The Court used a similar methodology, looking to dictionaries and trade journals, to analyze the possible classifications that the plaintiff put forward. The Court found that under subheading 8203.20.6030 pliers“refers to a versatile hand tool with two handles and two jaws that are flat or serrated and are on a pivot, which must be squeezed together to enable the tool to grasp an object.” Slip Op, pg. 21. The Court also found that under Subheading 8205.70.0060vises, clamps and the like refer“to tools with a frame and two opposing jaws, at least one of which is adjustable, which are tightened together with a screw, lever, or thumbnut, to press firmly on an object and thereby hold the object securely in place while the user is working “. The Court said it has “determined that the relevant tariff terms are defined in a manner that would suggest that the subject merchandise is classifiable within one of the plaintiff’s preferred terms.” Slip Op., pg. 24. However, since the plaintiff has not filed for summary judgment, the Court may not make a firm determination for classification purposes.
Court Sustained Remand Redetermination
In Davis Wire Corporation and Insteel Wire Products Company v. United States, Court No. 14-131 (April 13, 2017), plaintiffs Davis Wire Corporation and Insteel Wire Products Company contested a negative less-than-fair-value determination (“Final Determination”) issued by the International Trade Administration, U.S. Department of Commerce (“Commerce” or the “Department”) following an antidumping duty investigation of prestressed concrete steel tie wire (“PC tie wire”) from Thailand. Final Determination of Sales at Not Less than Fair Value: Prestressed Concrete Steel Rail Tie Wire from Thailand, 79 Fed. Reg. 25,574 (Int’l Trade Admin. May 5, 2014) (“Final Determination”). In the Final Determination, Commerce calculated a 0.00% weighted-average dumping margin for Siam Industrial Wire Company, Ltd. (“SIW”). Because SIW was the sole exporter/producer investigated, Commerce terminated the investigation without issuing an antidumping duty order.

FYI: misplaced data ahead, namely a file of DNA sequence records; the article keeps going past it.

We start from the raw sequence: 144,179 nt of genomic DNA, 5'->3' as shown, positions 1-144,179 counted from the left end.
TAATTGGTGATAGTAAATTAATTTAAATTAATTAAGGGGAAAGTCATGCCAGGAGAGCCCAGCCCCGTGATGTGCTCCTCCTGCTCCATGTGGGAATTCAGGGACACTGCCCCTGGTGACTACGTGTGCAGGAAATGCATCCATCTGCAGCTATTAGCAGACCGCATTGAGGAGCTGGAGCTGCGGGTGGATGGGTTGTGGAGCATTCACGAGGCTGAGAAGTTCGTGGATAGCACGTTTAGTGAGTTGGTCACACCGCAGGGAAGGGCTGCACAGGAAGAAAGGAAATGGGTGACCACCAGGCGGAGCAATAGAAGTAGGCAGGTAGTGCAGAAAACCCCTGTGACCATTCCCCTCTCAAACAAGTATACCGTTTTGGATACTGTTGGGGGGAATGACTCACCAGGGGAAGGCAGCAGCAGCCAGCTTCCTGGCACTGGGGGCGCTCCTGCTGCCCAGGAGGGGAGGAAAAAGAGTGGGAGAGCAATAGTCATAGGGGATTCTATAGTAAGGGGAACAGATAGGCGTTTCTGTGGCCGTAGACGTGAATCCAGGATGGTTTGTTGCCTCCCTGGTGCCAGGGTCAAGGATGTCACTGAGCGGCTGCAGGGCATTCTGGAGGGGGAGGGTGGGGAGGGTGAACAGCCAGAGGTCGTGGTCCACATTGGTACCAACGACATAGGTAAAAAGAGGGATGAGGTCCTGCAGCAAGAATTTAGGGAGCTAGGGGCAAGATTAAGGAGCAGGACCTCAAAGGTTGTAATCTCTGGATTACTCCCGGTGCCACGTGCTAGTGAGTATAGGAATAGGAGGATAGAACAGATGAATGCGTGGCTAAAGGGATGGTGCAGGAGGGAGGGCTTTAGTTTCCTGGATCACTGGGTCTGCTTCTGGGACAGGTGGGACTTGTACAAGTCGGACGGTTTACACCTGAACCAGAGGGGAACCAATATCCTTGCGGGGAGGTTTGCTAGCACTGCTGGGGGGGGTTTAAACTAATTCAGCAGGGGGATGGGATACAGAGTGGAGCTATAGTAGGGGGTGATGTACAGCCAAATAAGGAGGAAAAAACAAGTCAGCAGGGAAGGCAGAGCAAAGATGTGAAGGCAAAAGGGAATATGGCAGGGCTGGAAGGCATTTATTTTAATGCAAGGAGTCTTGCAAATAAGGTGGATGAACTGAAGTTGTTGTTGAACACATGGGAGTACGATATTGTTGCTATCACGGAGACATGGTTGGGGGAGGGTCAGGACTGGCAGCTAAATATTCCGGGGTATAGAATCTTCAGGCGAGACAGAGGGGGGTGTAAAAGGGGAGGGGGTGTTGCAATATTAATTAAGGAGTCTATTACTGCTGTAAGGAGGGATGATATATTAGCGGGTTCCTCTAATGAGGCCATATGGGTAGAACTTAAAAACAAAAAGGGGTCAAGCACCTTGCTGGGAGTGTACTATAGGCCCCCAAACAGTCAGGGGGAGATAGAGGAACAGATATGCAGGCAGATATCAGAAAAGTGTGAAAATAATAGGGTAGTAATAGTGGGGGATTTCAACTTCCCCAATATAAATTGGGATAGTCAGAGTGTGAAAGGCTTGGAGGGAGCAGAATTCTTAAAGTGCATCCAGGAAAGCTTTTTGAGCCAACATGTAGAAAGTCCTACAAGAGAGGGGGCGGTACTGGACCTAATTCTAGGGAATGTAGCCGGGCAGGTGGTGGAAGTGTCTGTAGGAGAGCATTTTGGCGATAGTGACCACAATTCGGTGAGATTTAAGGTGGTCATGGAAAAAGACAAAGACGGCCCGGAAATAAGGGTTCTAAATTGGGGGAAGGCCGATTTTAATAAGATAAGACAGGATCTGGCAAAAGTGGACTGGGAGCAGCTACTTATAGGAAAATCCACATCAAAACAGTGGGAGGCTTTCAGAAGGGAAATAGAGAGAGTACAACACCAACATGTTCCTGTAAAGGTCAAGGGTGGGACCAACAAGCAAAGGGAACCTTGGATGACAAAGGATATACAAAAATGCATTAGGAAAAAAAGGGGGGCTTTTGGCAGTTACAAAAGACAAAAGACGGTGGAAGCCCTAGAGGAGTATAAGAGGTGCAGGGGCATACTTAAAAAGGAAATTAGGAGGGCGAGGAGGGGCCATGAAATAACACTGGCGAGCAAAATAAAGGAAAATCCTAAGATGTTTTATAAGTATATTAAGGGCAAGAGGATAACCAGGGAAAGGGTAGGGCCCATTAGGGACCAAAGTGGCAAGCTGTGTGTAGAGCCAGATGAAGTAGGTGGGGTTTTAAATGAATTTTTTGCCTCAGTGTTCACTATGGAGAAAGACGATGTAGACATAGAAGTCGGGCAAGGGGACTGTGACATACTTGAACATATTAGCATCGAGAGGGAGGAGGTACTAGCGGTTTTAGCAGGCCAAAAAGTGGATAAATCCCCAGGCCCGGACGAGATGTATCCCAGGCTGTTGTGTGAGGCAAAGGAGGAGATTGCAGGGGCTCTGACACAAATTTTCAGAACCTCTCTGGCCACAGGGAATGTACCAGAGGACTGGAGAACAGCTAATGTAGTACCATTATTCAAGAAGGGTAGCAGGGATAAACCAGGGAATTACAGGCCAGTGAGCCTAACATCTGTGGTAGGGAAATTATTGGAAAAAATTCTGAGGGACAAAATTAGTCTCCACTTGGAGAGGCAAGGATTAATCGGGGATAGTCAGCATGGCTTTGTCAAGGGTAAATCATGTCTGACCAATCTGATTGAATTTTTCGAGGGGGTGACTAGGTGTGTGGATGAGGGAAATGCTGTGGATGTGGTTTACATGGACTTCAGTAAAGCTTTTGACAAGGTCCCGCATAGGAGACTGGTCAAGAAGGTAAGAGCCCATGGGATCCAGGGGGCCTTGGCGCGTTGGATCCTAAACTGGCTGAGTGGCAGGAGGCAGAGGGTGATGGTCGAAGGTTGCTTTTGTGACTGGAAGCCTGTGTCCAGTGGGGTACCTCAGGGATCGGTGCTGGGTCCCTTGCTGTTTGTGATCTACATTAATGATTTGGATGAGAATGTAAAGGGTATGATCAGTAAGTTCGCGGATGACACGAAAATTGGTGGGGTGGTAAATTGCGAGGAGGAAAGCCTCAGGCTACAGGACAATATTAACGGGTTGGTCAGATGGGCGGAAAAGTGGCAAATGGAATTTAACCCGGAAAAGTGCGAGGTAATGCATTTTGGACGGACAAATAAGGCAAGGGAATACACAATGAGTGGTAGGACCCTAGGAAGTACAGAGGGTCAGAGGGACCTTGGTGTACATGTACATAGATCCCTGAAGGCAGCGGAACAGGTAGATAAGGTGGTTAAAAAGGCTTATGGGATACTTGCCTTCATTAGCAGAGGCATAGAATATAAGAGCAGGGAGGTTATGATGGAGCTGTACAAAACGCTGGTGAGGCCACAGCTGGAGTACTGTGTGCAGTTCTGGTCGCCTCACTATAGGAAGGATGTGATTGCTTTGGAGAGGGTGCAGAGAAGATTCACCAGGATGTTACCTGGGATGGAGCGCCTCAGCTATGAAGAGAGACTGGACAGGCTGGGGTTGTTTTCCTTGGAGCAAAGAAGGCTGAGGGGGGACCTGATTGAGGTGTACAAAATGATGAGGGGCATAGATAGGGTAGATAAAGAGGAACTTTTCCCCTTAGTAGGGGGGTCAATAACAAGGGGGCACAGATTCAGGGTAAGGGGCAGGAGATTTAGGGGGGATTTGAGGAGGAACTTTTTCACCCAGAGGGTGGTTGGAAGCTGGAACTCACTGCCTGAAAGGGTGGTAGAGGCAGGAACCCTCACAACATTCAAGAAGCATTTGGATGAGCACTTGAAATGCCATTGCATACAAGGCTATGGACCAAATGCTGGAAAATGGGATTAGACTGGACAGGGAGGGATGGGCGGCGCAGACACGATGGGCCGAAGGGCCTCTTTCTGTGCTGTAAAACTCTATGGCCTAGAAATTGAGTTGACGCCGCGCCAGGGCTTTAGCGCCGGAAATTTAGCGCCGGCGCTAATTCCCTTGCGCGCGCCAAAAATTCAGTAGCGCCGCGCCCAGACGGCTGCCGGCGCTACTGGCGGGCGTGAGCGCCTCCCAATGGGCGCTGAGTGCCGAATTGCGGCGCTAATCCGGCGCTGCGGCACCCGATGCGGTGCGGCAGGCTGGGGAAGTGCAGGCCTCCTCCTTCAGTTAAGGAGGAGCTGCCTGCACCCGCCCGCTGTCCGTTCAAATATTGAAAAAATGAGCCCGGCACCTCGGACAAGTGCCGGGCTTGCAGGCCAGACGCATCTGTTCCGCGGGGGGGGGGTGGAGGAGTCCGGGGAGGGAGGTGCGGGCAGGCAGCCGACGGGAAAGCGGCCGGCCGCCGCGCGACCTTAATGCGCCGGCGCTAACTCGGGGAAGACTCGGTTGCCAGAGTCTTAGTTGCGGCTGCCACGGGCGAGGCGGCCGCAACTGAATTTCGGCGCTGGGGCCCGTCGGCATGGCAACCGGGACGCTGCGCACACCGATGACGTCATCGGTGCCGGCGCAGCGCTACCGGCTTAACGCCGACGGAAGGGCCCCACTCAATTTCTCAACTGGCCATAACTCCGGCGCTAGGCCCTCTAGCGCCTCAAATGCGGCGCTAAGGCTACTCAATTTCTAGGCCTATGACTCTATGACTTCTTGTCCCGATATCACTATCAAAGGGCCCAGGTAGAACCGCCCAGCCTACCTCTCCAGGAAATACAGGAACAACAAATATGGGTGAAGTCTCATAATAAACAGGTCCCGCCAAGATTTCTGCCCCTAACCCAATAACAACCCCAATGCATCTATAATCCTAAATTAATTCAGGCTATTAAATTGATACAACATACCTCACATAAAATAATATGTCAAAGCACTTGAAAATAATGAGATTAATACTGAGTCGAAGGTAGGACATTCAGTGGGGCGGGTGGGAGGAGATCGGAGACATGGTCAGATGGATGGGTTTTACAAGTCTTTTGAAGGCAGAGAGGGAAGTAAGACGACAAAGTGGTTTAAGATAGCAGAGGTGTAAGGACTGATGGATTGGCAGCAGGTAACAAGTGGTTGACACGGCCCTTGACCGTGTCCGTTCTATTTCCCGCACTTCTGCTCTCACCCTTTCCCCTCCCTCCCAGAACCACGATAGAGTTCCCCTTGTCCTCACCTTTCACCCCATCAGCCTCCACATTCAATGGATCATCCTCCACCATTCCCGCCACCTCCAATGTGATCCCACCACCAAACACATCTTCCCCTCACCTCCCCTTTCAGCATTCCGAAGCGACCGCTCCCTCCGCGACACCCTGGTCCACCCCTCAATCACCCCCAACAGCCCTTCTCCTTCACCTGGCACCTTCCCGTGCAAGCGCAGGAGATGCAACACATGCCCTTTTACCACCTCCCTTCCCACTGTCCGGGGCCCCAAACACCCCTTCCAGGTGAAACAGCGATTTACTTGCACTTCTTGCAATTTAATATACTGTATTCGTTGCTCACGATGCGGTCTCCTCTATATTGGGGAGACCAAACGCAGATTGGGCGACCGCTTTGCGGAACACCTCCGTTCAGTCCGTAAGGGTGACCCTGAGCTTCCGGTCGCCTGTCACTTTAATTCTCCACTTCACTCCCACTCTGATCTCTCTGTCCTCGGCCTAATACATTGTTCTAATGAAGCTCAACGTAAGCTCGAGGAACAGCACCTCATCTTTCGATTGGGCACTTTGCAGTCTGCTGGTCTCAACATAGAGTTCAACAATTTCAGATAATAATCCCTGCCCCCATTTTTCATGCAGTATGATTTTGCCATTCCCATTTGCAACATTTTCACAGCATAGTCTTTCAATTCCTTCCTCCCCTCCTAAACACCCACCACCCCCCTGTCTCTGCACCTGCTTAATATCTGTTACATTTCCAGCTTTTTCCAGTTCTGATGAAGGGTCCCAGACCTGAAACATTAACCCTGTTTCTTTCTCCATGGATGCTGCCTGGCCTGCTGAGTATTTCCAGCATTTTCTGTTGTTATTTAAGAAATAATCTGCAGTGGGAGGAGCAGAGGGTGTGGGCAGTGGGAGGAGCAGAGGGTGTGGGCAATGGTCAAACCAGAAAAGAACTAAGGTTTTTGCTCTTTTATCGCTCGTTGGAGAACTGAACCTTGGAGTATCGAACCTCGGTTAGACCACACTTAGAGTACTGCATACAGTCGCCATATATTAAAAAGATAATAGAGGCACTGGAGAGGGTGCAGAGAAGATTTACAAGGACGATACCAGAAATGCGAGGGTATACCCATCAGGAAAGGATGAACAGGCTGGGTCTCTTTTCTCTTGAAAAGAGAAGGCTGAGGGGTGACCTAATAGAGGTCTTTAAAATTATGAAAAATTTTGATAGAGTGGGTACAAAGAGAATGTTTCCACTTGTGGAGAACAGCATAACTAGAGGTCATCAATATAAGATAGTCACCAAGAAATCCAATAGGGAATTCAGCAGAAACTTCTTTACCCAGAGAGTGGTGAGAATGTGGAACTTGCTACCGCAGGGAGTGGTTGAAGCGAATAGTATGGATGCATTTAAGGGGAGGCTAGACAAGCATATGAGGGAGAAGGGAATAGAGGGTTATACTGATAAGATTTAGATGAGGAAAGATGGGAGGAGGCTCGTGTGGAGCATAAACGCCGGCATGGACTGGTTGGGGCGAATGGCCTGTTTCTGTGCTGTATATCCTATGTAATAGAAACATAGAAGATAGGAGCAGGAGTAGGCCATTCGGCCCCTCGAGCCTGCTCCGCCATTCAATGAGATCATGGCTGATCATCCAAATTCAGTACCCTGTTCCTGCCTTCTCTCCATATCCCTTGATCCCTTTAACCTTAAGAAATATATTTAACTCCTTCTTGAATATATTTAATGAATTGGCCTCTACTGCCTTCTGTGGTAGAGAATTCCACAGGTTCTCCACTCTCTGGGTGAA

Plaintiffs had argued that certain wire costs were not included in SIW’s costs of production. On remand, Commerce found that “wire rod used in the production of PC tie wire was also used to manufacture PC strand” and that “[b]ased on this evidence, the identical raw materials (i.e., grade 82B 13 mm wire rod held in inventory in the PC Strand division) should also be included as part of the weighted-average raw materials consumption cost in the cost of production (COP) calculation, in accordance with the Department’s normal practice.” Slip Op. pg. 5. Commerce therefore included an upward adjustment in SIW’s wire rod costs and reasonably addressed plaintiffs’ claims.
Moreover, the second issue on remand pertained to plaintiffs’ argument that the ratio the Department calculated for SIW’s general and administrative (“G&A”) expenses failed to include the value of certain information technology services provided to SIW by its parent company, Tata Steel. In the Remand Redetermination, Commerce expressly found that Tata Steel invoiced SIW monthly for the costs of the IT services. Thus, the IT services were included in the G&A expenses.
For all these reasons, the Remand Redetermination was sustained.
Revised Liquidation Instructions Sustained